A 1922 “Good Old Days” Drive Along Johnson City Streets

Today, let’s crank up the Yesteryear Time Machine and drift back to the “good old days” of December 26, 1922 to drive along Johnson City’s streets when its population was about 15,000. When we arrive, we find the temperature to be in the upper 20s with just a hint of snow flurries. For the most part, the main streets are paved within the confines of the city limits.

We make a decision to drive east through downtown from the west end of W. Main to the east side of E. Main and return by way of Market. We are riding in a new Paige Jewett roadster that was purchased for $1,065 from Kyle Auto Sales at 214-16 W. Market. The vehicle has a powerful 249 cubic inch six cylinder engine. 

As we motor along, we observe a variety of cars, trucks, horses (with and without buggies), electric-driven trolleys, bicycles, motorcycles, trains and pedestrians traveling by Shank’s mare (walking). We are surprised to learn that 20 miles-per-hour is the maximum speed limit in town. Mayor Ellison and his board recently approved a list of traffic ordinances. 

Heading east, we cross Delaware, Fall and Winter streets until we approach Watauga where we observe the big square shaped brick West Side School on a small hill to our right. We must slow down to 12 mph during school hours. Since school is not in session, we can resume our speed. 

As we approach Boone, we notice City Hall on our left and the new Arcade Building under construction at 137-38 Main. We draw near the train tracks where we encounter a flashing signal light warning us that a train is approaching. As we wait, we gaze at the Windsor Hotel and Annex on our right that contains T.H. Dyer’s Barber Shop and the Windsor Billiard Parlor. Trains are restricted to 15 mph in the downtown area between Division and Sevier streets and are forbidden to block street crossings for more than four minutes at a time. That sounds impossible.

After the train moves on, we reduce our speed to 12 mph until we reach Roan because of safety concerns in an area that has the heaviest vehicular and pedestrian traffic in the city. To our right is Fountain Square with the gorgeous Lady of the Fountain statue smiling at us. We smile back.

We drive past Roan and speed up to 20 mph, but as we approach Fire Station #2 on our left at 343 E. Main, we must reduce our speed to 15 mph.  The same applies for those driving past Fire Station #1 (headquarters) at 218 W. Market. The fire crews have the right-of-way during emergencies. Continuing on Main, we observe the Franklin Apartments (formerly Carlisle Hotel) on our right at Division.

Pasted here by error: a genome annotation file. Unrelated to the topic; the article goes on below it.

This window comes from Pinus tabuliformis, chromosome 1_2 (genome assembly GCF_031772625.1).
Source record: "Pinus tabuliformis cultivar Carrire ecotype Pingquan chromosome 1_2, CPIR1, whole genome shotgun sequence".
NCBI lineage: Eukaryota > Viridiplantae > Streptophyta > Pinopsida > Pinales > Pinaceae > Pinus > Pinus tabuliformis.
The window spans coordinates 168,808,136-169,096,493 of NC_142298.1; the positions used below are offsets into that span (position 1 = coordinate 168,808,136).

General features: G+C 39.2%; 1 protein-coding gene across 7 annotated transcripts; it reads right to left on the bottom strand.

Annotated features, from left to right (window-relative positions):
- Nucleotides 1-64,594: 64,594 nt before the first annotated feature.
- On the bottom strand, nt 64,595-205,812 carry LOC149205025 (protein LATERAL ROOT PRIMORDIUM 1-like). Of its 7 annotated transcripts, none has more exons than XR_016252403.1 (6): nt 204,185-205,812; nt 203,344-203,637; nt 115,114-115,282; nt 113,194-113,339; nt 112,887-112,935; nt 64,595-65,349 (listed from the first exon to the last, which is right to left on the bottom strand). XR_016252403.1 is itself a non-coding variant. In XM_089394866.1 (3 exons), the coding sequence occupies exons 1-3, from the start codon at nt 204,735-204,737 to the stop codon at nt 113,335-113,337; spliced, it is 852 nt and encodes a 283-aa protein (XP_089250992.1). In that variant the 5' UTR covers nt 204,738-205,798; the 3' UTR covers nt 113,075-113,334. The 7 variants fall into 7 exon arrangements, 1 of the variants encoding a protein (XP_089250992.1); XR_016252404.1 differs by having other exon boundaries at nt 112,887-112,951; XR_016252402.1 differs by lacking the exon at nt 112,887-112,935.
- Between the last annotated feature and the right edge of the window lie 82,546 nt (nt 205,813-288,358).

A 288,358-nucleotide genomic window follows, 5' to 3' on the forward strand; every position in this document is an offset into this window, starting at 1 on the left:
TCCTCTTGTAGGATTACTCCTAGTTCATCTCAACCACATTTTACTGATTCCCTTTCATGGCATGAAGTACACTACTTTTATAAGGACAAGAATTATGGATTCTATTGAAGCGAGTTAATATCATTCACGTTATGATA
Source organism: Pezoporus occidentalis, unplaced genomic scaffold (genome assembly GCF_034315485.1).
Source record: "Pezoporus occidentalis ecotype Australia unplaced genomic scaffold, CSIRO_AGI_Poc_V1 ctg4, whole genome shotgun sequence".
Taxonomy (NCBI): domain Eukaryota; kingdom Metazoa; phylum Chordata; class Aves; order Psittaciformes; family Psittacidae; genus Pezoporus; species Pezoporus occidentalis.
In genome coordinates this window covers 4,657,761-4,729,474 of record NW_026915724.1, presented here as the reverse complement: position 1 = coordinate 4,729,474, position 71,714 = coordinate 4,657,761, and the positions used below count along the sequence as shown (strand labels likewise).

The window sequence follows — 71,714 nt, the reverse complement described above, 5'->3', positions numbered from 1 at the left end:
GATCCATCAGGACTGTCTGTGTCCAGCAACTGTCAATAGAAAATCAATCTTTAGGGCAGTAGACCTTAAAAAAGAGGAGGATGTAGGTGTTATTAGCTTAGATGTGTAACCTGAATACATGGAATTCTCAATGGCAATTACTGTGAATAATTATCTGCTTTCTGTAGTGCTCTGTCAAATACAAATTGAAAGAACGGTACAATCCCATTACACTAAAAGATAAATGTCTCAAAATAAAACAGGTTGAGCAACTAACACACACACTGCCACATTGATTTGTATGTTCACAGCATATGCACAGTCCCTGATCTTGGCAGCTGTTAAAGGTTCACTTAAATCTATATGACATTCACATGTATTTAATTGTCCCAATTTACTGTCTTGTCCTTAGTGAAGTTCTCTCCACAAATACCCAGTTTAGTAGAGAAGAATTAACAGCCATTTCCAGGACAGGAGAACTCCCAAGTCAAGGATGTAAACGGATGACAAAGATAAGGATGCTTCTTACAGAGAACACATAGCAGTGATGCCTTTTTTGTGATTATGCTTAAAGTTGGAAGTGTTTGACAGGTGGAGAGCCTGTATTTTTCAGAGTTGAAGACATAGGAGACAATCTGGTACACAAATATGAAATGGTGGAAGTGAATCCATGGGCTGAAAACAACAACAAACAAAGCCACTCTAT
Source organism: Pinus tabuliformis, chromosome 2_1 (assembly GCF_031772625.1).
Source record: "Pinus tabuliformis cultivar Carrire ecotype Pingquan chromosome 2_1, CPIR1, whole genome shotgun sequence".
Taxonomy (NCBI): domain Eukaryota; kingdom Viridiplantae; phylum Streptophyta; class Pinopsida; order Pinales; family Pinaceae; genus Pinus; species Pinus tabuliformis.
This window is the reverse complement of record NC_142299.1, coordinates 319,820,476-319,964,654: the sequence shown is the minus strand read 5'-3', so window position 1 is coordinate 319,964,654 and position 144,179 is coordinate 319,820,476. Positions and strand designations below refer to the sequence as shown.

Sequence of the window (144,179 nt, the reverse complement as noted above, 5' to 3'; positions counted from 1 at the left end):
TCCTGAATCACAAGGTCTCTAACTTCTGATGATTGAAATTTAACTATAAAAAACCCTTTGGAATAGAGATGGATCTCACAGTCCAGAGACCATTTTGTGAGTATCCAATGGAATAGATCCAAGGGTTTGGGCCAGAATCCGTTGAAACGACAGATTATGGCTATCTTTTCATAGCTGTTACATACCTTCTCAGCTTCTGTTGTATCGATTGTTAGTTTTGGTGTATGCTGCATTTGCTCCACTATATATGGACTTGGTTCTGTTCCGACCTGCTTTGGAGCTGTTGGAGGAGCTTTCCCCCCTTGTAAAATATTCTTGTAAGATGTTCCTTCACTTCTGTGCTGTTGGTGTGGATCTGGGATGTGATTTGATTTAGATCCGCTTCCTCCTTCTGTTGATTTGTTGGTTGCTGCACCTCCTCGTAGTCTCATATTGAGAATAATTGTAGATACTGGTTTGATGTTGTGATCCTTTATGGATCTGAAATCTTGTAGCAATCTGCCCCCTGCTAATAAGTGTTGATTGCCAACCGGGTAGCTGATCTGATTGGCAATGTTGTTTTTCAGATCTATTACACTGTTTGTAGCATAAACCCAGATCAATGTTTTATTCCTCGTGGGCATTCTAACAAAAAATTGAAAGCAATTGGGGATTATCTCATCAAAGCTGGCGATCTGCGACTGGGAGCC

We come to the end of E. Main and cross over to E. Market and travel west toward where we began. While we are slowly driving back, let me share some additional traffic regulations. Vehicle lights have to be visible at a distance of 200 feet. A speed limit of 12 mph shall apply at street intersections and while turning corners. At viaducts, underpasses and bridges, the speed is 10 mph. An 8 mph limit shall apply to trucks at the same locations.

If a horse becomes cantankerous on the road, the animal’s owner can lawfully signal for traffic to stop until tranquility is restored. No horse can be parked within 100 feet of a drug store or where food is sold. Pedestrians may cross streets but only at designated crosswalks provided they do so at right angles. A motorist may be arrested if smoke is emitting from his car.

Vehicles operated between ten p.m. and six a.m. must be equipped with silencer apparatus. Horns must only be used as a danger warning. Cars and other vehicles are not allowed to hinder pedestrians at street intersections. An automobile may not be parked all night on a public street. All vehicles must strictly yield to streetcars.

As we arrive back for our Time Machine return voyage, we are ready to leave 1922 and return to the “good old days” of 2011. I sure hate to leave that Paige Jewett roadster behind.